Angular diameter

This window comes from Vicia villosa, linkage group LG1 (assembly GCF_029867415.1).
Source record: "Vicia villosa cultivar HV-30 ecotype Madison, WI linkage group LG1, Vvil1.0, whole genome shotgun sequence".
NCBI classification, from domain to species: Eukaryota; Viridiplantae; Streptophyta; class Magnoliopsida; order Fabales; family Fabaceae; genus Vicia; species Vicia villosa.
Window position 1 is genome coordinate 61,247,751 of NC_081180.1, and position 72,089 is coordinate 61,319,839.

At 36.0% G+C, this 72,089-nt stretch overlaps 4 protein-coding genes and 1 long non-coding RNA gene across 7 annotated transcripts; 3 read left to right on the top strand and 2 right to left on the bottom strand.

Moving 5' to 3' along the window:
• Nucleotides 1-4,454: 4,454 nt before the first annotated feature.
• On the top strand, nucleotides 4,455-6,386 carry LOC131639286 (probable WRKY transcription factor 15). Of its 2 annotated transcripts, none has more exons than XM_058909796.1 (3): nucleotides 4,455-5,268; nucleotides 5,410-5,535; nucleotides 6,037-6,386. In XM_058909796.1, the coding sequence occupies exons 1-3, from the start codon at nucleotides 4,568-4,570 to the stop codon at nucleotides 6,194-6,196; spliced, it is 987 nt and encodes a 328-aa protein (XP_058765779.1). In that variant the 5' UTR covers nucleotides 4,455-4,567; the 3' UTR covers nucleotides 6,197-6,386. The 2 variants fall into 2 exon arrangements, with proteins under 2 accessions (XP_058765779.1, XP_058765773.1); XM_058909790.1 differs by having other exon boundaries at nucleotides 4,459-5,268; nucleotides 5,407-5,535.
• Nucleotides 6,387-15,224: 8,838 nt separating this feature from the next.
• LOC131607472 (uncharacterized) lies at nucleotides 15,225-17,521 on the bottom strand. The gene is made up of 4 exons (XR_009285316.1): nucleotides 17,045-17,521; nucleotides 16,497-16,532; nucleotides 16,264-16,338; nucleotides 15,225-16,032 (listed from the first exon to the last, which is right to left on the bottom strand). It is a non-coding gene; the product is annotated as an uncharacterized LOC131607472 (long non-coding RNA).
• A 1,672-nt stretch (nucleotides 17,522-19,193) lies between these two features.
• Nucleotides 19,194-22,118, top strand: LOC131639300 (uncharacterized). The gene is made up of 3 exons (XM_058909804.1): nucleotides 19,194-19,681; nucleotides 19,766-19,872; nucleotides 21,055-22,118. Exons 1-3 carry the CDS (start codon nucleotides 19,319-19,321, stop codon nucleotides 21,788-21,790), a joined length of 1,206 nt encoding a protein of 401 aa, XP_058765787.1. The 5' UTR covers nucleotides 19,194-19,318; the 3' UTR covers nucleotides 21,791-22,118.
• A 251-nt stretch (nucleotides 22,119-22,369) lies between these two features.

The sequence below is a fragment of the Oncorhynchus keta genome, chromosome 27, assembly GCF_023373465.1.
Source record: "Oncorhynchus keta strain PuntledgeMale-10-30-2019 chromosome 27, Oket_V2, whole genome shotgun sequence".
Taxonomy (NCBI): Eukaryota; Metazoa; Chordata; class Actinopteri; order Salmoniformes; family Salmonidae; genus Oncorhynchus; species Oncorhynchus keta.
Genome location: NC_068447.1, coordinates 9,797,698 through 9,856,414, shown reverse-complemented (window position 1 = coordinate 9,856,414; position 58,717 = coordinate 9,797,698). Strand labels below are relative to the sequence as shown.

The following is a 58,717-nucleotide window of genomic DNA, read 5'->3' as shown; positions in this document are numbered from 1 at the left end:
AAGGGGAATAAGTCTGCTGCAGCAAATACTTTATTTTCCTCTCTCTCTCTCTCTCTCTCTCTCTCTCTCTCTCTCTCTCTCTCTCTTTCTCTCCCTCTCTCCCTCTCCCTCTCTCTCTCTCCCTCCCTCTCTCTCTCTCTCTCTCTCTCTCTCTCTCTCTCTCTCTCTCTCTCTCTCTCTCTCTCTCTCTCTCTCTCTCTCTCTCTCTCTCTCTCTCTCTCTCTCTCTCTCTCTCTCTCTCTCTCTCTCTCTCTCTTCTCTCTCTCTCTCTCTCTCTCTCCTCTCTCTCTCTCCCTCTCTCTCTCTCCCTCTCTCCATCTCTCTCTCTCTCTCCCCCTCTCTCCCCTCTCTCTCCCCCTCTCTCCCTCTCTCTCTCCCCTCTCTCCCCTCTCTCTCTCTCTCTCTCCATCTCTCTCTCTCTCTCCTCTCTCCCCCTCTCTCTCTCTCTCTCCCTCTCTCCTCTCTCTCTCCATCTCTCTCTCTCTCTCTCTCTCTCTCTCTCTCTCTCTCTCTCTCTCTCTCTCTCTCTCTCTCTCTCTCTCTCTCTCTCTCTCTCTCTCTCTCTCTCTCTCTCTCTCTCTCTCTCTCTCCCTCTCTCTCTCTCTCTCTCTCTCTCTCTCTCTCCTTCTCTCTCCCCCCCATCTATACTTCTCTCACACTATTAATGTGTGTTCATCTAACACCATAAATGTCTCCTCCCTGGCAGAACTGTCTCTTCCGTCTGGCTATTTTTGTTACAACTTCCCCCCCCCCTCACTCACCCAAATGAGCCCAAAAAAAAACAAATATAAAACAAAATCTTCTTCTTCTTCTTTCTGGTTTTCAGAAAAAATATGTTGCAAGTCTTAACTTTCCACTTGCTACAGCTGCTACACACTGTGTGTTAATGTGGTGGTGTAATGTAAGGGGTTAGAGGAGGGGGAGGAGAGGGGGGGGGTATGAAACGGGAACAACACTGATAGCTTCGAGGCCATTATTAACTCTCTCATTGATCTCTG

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The angular diameter or apparent size is an angular measurement describing how large a sphere or circle appears from a given point of view. In the vision sciences it is called the angle and in optics it is the angular aperture. The angular diameter can alternatively be thought of as the angle through which an eye or camera must rotate to look from one side of an apparent circle to the opposite side, Angular radius equals half the angular diameter. When D ≫ d, we have δ ≈ d / D, for practical use, the distinction is only significant for spherical objects that are relatively close, since the small-angle approximation holds for x ≪1, arcsin x ≈ arctan x ≈ x. Estimates of angular diameter may be obtained by holding the hand at right angles to an extended arm. In astronomy the sizes of objects in the sky are given in terms of their angular diameter as seen from Earth. Since these angular diameters are typically small, it is common to present them in arcseconds, an arcsecond is 1/3600th of one degree, and a radian is 180/ π degrees, so one radian equals 3600*180/ π arcseconds, which is about 206265 arcseconds. Therefore, the diameter of an object with physical diameter d at a distance D, expressed in arcseconds, is given by. These objects have a diameter of one arcsecond, an object of diameter 725. The angular diameter of the Sun, from a distance of one light-year, is 0. 03″, the angular diameter 0. 03″ of the Sun given above is approximately the same as that of a person at a distance of the diameter of the Earth. Thus the angular diameter of the Sun is about 250,000 times that of Sirius, the angular diameter of the Sun is also about 250,000 times that of Alpha Centauri A. The angular diameter of the Sun is about the same as that of the Moon, even though Pluto is physically larger than Ceres, when viewed from Earth Ceres has a much larger apparent size. While angular sizes measured in degrees are useful for larger patches of sky, we need much finer units when talking about the size of galaxies. The Moons motion across the sky can be measured in size, approximately 15 degrees every hour. A one-mile-long line painted on the face of the Moon would appear to us to be about one arc-second in length, in astronomy, it is typically difficult to directly measure the distance to an object. But the object may have a physical size and a measurable angular diameter. In that case, the angular diameter formula can be inverted to yield the Angular diameter distance to distant objects as d ≡2 D tan . In non-Euclidean space, such as our universe, the angular diameter distance is only one of several definitions of distance